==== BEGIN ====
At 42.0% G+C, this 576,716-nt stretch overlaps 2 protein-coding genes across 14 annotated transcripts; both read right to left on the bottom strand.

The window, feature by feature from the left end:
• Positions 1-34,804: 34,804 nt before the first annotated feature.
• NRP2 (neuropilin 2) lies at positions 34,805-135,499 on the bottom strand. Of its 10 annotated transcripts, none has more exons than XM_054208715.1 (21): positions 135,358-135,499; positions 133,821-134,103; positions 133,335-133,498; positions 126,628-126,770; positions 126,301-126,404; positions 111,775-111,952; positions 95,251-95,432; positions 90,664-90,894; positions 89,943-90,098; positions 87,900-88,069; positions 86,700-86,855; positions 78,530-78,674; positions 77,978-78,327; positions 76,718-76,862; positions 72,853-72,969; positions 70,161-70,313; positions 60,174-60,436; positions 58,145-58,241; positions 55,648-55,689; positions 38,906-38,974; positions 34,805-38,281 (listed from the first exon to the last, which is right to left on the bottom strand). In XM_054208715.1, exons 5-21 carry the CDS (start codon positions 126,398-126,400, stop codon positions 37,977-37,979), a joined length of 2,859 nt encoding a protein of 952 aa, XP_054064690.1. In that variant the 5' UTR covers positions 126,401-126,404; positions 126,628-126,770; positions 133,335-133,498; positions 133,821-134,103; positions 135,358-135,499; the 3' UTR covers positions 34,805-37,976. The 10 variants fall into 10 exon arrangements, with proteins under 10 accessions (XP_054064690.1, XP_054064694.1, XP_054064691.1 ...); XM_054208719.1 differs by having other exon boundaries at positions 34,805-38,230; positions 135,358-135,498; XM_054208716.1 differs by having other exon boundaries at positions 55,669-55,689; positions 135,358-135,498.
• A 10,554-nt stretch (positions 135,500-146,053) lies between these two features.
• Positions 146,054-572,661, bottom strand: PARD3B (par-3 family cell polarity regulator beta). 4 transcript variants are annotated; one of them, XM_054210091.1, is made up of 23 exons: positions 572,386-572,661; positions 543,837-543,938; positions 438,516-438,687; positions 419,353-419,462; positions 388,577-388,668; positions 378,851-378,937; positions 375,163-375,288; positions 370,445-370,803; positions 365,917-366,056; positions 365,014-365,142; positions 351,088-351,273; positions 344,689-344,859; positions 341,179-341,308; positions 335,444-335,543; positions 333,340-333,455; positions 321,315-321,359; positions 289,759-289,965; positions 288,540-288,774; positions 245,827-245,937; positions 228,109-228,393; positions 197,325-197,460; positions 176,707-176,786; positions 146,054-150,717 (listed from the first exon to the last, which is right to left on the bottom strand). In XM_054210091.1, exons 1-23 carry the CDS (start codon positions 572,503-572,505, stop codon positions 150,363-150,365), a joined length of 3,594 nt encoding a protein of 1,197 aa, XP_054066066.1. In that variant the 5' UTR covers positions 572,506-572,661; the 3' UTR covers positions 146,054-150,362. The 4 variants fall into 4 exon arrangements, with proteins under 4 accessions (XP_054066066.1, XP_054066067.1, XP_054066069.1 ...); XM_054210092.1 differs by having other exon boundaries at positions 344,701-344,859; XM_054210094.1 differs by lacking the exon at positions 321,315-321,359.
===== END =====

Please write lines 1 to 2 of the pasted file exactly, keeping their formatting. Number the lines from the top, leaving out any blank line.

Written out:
At 42.0% G+C, this 576,716-nt stretch overlaps 2 protein-coding genes across 14 annotated transcripts; both read right to left on the bottom strand.

The window, feature by feature from the left end: